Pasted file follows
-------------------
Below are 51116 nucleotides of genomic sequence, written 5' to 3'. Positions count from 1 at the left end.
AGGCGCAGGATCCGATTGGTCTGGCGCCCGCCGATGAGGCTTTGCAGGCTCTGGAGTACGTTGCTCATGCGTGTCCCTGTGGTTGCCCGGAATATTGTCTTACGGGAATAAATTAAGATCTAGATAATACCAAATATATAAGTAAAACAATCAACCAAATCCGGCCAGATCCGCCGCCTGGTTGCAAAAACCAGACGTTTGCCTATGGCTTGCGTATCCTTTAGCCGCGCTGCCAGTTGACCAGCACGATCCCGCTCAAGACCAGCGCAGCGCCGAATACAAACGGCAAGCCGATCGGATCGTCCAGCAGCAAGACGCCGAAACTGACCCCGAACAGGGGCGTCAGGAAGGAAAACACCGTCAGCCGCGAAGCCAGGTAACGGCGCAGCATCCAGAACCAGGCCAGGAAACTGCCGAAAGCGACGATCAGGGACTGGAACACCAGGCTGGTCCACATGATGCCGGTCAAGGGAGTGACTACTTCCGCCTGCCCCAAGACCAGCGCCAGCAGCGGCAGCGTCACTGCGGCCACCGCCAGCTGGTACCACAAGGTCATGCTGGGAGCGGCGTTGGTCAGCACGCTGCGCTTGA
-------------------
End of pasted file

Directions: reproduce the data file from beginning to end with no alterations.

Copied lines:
Below are 51116 nucleotides of genomic sequence, written 5' to 3'. Positions count from 1 at the left end.
AGGCGCAGGATCCGATTGGTCTGGCGCCCGCCGATGAGGCTTTGCAGGCTCTGGAGTACGTTGCTCATGCGTGTCCCTGTGGTTGCCCGGAATATTGTCTTACGGGAATAAATTAAGATCTAGATAATACCAAATATATAAGTAAAACAATCAACCAAATCCGGCCAGATCCGCCGCCTGGTTGCAAAAACCAGACGTTTGCCTATGGCTTGCGTATCCTTTAGCCGCGCTGCCAGTTGACCAGCACGATCCCGCTCAAGACCAGCGCAGCGCCGAATACAAACGGCAAGCCGATCGGATCGTCCAGCAGCAAGACGCCGAAACTGACCCCGAACAGGGGCGTCAGGAAGGAAAACACCGTCAGCCGCGAAGCCAGGTAACGGCGCAGCATCCAGAACCAGGCCAGGAAACTGCCGAAAGCGACGATCAGGGACTGGAACACCAGGCTGGTCCACATGATGCCGGTCAAGGGAGTGACTACTTCCGCCTGCCCCAAGACCAGCGCCAGCAGCGGCAGCGTCACTGCGGCCACCGCCAGCTGGTACCACAAGGTCATGCTGGGAGCGGCGTTGGTCAGCACGCTGCGCTTGA